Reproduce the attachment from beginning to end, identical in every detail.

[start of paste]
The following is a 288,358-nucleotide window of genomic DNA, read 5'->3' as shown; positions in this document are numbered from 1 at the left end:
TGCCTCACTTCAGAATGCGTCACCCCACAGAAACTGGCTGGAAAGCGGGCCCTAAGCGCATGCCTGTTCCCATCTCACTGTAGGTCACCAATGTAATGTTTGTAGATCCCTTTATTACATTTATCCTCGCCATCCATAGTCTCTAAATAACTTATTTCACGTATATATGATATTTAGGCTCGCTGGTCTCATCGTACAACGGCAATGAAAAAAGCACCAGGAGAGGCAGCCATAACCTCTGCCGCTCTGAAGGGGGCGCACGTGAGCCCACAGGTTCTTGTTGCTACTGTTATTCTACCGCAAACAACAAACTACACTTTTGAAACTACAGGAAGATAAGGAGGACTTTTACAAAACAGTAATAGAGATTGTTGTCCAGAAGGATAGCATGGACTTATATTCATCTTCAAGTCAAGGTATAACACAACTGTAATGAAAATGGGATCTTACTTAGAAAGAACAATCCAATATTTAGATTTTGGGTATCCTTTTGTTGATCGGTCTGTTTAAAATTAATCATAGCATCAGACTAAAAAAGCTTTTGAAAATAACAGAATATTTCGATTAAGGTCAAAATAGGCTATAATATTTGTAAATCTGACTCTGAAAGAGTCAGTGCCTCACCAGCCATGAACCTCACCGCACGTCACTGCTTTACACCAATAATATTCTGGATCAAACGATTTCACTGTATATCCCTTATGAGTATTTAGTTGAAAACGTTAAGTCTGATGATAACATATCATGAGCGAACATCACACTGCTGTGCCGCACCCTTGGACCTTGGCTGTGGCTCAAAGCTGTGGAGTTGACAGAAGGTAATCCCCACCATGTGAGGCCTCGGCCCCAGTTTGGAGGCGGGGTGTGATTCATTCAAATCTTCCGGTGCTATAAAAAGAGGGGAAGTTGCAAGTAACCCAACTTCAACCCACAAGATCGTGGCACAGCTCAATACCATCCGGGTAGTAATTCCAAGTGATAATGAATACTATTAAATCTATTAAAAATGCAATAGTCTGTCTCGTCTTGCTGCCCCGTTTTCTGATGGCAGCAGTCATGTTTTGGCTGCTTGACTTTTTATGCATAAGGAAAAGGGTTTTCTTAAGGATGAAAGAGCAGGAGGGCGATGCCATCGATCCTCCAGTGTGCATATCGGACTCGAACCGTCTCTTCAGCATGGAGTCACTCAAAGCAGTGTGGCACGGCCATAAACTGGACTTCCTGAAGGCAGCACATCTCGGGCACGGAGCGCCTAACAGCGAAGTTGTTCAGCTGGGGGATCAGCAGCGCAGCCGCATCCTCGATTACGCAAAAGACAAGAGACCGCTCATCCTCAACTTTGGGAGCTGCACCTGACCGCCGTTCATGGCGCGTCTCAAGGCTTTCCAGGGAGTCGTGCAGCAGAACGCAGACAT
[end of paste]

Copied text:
The following is a 288,358-nucleotide window of genomic DNA, read 5'->3' as shown; positions in this document are numbered from 1 at the left end:
TGCCTCACTTCAGAATGCGTCACCCCACAGAAACTGGCTGGAAAGCGGGCCCTAAGCGCATGCCTGTTCCCATCTCACTGTAGGTCACCAATGTAATGTTTGTAGATCCCTTTATTACATTTATCCTCGCCATCCATAGTCTCTAAATAACTTATTTCACGTATATATGATATTTAGGCTCGCTGGTCTCATCGTACAACGGCAATGAAAAAAGCACCAGGAGAGGCAGCCATAACCTCTGCCGCTCTGAAGGGGGCGCACGTGAGCCCACAGGTTCTTGTTGCTACTGTTATTCTACCGCAAACAACAAACTACACTTTTGAAACTACAGGAAGATAAGGAGGACTTTTACAAAACAGTAATAGAGATTGTTGTCCAGAAGGATAGCATGGACTTATATTCATCTTCAAGTCAAGGTATAACACAACTGTAATGAAAATGGGATCTTACTTAGAAAGAACAATCCAATATTTAGATTTTGGGTATCCTTTTGTTGATCGGTCTGTTTAAAATTAATCATAGCATCAGACTAAAAAAGCTTTTGAAAATAACAGAATATTTCGATTAAGGTCAAAATAGGCTATAATATTTGTAAATCTGACTCTGAAAGAGTCAGTGCCTCACCAGCCATGAACCTCACCGCACGTCACTGCTTTACACCAATAATATTCTGGATCAAACGATTTCACTGTATATCCCTTATGAGTATTTAGTTGAAAACGTTAAGTCTGATGATAACATATCATGAGCGAACATCACACTGCTGTGCCGCACCCTTGGACCTTGGCTGTGGCTCAAAGCTGTGGAGTTGACAGAAGGTAATCCCCACCATGTGAGGCCTCGGCCCCAGTTTGGAGGCGGGGTGTGATTCATTCAAATCTTCCGGTGCTATAAAAAGAGGGGAAGTTGCAAGTAACCCAACTTCAACCCACAAGATCGTGGCACAGCTCAATACCATCCGGGTAGTAATTCCAAGTGATAATGAATACTATTAAATCTATTAAAAATGCAATAGTCTGTCTCGTCTTGCTGCCCCGTTTTCTGATGGCAGCAGTCATGTTTTGGCTGCTTGACTTTTTATGCATAAGGAAAAGGGTTTTCTTAAGGATGAAAGAGCAGGAGGGCGATGCCATCGATCCTCCAGTGTGCATATCGGACTCGAACCGTCTCTTCAGCATGGAGTCACTCAAAGCAGTGTGGCACGGCCATAAACTGGACTTCCTGAAGGCAGCACATCTCGGGCACGGAGCGCCTAACAGCGAAGTTGTTCAGCTGGGGGATCAGCAGCGCAGCCGCATCCTCGATTACGCAAAAGACAAGAGACCGCTCATCCTCAACTTTGGGAGCTGCACCTGACCGCCGTTCATGGCGCGTCTCAAGGCTTTCCAGGGAGTCGTGCAGCAGAACGCAGACAT